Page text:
Timothy Fuller
colorado college
colorado springs, colorado

Eric Hendriks-Kim replies:

I thank Timothy Fuller for his very kind letter. It is reassuring that my observations of Chinese intellectual life—of the Chinese enthusiasm for conservative ­thinkers—resonate with his experiences. Overall, my essay, I think, has been well-received, not just among First Things readers, but ­also among my Chinese acquaintances, with whom I shared the link via the Chinese messaging app WeChat. Thus, it seems my little plan worked out, because I must admit that I had a corny, “­pedagogical” motive in writing the essay and sending it to a conservative American publication. I wanted to highlight philosophical affinities between Chinese intellectuals and Western conservatives at a time when geopolitical tension fixates public attention on disagreements and conflict. The second part of my little “feel good” scheme was that I wanted Western conservatives to know they have intellectual friends all around. Young conservatives in particular, who have been ­increasingly marginalized and isolated in the leading Western institutions of culture and learning, may despair at the dominance of progressive-­liberal ideology. But that dominance is local. To these young conservatives, I say: Most of the rest of the world thinks that your ­l­iberal-­progressive colleagues are the crazy ones.


I’ve watched cancellations from afar but have never seen an up-close look at the bone, sinew, and muscle—the anatomy—of a cancellation. Scott Yenor provides such a look, as he chronicles the hours spent defending himself from absurd and bogus accusations, as well as the heartache brought ­upon him and his family (“Anatomy of a Cancellation,” January 2023).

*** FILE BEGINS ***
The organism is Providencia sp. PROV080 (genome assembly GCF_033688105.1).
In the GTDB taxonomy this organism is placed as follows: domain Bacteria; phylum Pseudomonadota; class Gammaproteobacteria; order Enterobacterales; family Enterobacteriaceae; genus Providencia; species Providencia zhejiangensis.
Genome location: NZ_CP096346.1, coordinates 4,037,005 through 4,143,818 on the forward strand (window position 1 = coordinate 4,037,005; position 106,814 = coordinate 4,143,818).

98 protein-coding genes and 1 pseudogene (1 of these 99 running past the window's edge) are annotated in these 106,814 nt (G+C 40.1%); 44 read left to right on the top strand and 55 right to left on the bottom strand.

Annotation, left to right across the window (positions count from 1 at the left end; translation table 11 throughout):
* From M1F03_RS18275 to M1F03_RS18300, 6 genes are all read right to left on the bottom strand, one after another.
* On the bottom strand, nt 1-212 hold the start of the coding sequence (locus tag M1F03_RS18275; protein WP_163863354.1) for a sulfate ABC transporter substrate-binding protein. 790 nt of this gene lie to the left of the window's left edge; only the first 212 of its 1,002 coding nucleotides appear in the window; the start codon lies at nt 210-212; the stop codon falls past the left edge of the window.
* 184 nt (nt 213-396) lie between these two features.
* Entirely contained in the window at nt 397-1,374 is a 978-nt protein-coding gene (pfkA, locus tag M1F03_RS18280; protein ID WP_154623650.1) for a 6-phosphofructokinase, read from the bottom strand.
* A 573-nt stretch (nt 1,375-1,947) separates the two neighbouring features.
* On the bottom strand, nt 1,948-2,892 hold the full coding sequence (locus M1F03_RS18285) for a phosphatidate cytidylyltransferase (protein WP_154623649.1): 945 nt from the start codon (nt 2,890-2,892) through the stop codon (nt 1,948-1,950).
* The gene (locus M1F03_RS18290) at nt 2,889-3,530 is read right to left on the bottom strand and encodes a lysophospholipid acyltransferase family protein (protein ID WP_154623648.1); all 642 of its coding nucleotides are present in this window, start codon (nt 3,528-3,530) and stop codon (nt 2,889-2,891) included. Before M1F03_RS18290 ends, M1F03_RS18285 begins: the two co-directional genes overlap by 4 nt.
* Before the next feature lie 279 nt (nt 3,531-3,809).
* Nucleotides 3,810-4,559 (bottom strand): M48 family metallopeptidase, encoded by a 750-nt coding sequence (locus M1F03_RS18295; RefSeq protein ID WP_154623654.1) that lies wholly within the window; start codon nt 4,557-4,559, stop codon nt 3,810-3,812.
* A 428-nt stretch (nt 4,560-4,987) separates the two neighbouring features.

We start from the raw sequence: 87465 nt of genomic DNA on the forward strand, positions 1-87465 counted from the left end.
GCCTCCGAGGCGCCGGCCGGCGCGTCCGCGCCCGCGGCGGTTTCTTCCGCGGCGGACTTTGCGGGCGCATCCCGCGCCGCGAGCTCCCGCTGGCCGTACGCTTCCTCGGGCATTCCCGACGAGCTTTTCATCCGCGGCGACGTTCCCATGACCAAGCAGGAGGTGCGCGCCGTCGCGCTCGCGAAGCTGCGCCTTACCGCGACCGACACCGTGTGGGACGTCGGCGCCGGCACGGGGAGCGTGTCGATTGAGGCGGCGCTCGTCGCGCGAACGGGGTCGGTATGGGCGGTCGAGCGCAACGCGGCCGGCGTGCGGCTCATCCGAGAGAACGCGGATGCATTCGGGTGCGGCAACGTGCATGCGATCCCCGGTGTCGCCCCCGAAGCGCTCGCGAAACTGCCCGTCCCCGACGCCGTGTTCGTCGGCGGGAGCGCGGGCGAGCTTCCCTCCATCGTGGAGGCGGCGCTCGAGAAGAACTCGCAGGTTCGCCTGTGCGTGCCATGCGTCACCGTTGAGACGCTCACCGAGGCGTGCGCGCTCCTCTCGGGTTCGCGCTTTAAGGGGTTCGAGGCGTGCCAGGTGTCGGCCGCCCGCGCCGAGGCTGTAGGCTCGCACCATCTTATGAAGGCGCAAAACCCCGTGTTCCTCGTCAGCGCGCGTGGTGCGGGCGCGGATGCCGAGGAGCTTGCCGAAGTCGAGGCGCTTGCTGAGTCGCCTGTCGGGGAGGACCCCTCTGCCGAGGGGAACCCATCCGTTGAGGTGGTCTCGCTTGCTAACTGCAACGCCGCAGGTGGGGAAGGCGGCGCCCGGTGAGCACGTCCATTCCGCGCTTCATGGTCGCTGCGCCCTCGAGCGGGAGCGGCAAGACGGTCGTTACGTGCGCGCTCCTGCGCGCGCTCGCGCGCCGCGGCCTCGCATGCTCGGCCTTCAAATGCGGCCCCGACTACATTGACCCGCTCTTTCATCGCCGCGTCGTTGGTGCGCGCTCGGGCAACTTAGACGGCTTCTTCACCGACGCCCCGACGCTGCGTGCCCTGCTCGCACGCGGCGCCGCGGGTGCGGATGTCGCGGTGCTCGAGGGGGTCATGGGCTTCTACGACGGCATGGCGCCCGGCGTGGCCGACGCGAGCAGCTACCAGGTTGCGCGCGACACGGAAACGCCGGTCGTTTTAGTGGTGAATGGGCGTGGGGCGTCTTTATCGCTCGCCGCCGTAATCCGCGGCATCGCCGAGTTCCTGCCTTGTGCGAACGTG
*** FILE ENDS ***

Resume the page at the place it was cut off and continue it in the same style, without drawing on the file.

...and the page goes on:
A relative of mine showed up at a suburban public school in the Midwest to substitute teach. Upon arrival she was instructed by the school not to require two students to speak in class, since these students believed they were cats; she promptly left because she had no interest in playing make-believe.

Given her experience in the K–12 public school setting and Yenor’s trying experience at Boise State, I wonder: At what point are a person’s efforts crippled by the institution he serves? When does one deem these institutions beyond repair and move on to building and serving new ones grounded in reality? Has Yenor ever considered teaching at the classical Christian school he guides as board chair?

Certainly, Christians should be present in various spheres (“salt” and “light,” as Jesus says), and indeed I am encouraged by Yenor’s work at a secular institution like Boise State. But for the beleaguered and battle-­weary, there are a growing number of institutions, like classical Christian schools and many Christian colleges, where one can serve enthusiastic students and enjoy having the cultural winds at his back. I believe these institutions are where it’s at, for they are rooted in the bones, sinew, and muscle of the cosmos: Christ, the Logos of Creation.

Casey Shutt
oklahoma city, oklahoma

Scott Yenor replies:

Thanks to Casey Shutt for his appreciation. From your fingers to God’s ears! Why don’t believers take their talents to aligned Christian schools in higher education or at lower levels? Why do PhDs serve institutions that hate America, Western civilization, and the faith, spending their time and energy serving a dark master? More and more young-enough professors are asking these questions. Inertia cannot be the only reason many stay. I, for one, announce right here that I am ready to listen to any offers from aligned Christian universities and universities informed by a deep appreciation for the Western tradition. My curriculum vitae will be made available upon request!

Image by James St. John via Creative Commons. Image cropped.